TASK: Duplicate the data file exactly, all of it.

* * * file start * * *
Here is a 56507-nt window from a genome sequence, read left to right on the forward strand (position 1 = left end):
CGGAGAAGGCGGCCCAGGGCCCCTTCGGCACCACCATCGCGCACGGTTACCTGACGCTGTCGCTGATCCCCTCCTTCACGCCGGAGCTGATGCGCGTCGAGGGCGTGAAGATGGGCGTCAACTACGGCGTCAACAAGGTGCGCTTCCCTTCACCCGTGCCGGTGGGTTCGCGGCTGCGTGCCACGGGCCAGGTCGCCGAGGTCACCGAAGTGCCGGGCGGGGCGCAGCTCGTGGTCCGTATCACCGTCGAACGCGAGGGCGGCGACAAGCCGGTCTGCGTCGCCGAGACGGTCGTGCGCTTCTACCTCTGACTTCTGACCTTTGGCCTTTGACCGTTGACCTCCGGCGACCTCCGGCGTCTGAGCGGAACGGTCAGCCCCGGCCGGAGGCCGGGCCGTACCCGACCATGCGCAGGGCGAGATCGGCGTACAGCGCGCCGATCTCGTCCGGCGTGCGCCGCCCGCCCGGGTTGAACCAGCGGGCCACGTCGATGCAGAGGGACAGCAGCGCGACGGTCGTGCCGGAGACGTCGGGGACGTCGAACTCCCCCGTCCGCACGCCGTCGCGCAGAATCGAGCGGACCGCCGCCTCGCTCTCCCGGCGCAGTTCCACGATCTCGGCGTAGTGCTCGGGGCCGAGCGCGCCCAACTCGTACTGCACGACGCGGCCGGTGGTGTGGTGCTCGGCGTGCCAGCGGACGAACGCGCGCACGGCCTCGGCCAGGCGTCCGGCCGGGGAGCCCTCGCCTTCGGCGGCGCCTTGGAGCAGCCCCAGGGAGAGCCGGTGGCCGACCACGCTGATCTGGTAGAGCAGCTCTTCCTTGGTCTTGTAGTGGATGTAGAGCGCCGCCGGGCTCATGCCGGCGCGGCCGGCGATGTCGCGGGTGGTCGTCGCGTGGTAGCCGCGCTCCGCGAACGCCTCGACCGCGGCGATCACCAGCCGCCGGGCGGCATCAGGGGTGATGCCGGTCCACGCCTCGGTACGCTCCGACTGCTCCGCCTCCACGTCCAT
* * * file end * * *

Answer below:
Here is a 56507-nt window from a genome sequence, read left to right on the forward strand (position 1 = left end):
CGGAGAAGGCGGCCCAGGGCCCCTTCGGCACCACCATCGCGCACGGTTACCTGACGCTGTCGCTGATCCCCTCCTTCACGCCGGAGCTGATGCGCGTCGAGGGCGTGAAGATGGGCGTCAACTACGGCGTCAACAAGGTGCGCTTCCCTTCACCCGTGCCGGTGGGTTCGCGGCTGCGTGCCACGGGCCAGGTCGCCGAGGTCACCGAAGTGCCGGGCGGGGCGCAGCTCGTGGTCCGTATCACCGTCGAACGCGAGGGCGGCGACAAGCCGGTCTGCGTCGCCGAGACGGTCGTGCGCTTCTACCTCTGACTTCTGACCTTTGGCCTTTGACCGTTGACCTCCGGCGACCTCCGGCGTCTGAGCGGAACGGTCAGCCCCGGCCGGAGGCCGGGCCGTACCCGACCATGCGCAGGGCGAGATCGGCGTACAGCGCGCCGATCTCGTCCGGCGTGCGCCGCCCGCCCGGGTTGAACCAGCGGGCCACGTCGATGCAGAGGGACAGCAGCGCGACGGTCGTGCCGGAGACGTCGGGGACGTCGAACTCCCCCGTCCGCACGCCGTCGCGCAGAATCGAGCGGACCGCCGCCTCGCTCTCCCGGCGCAGTTCCACGATCTCGGCGTAGTGCTCGGGGCCGAGCGCGCCCAACTCGTACTGCACGACGCGGCCGGTGGTGTGGTGCTCGGCGTGCCAGCGGACGAACGCGCGCACGGCCTCGGCCAGGCGTCCGGCCGGGGAGCCCTCGCCTTCGGCGGCGCCTTGGAGCAGCCCCAGGGAGAGCCGGTGGCCGACCACGCTGATCTGGTAGAGCAGCTCTTCCTTGGTCTTGTAGTGGATGTAGAGCGCCGCCGGGCTCATGCCGGCGCGGCCGGCGATGTCGCGGGTGGTCGTCGCGTGGTAGCCGCGCTCCGCGAACGCCTCGACCGCGGCGATCACCAGCCGCCGGGCGGCATCAGGGGTGATGCCGGTCCACGCCTCGGTACGCTCCGACTGCTCCGCCTCCACGTCCAT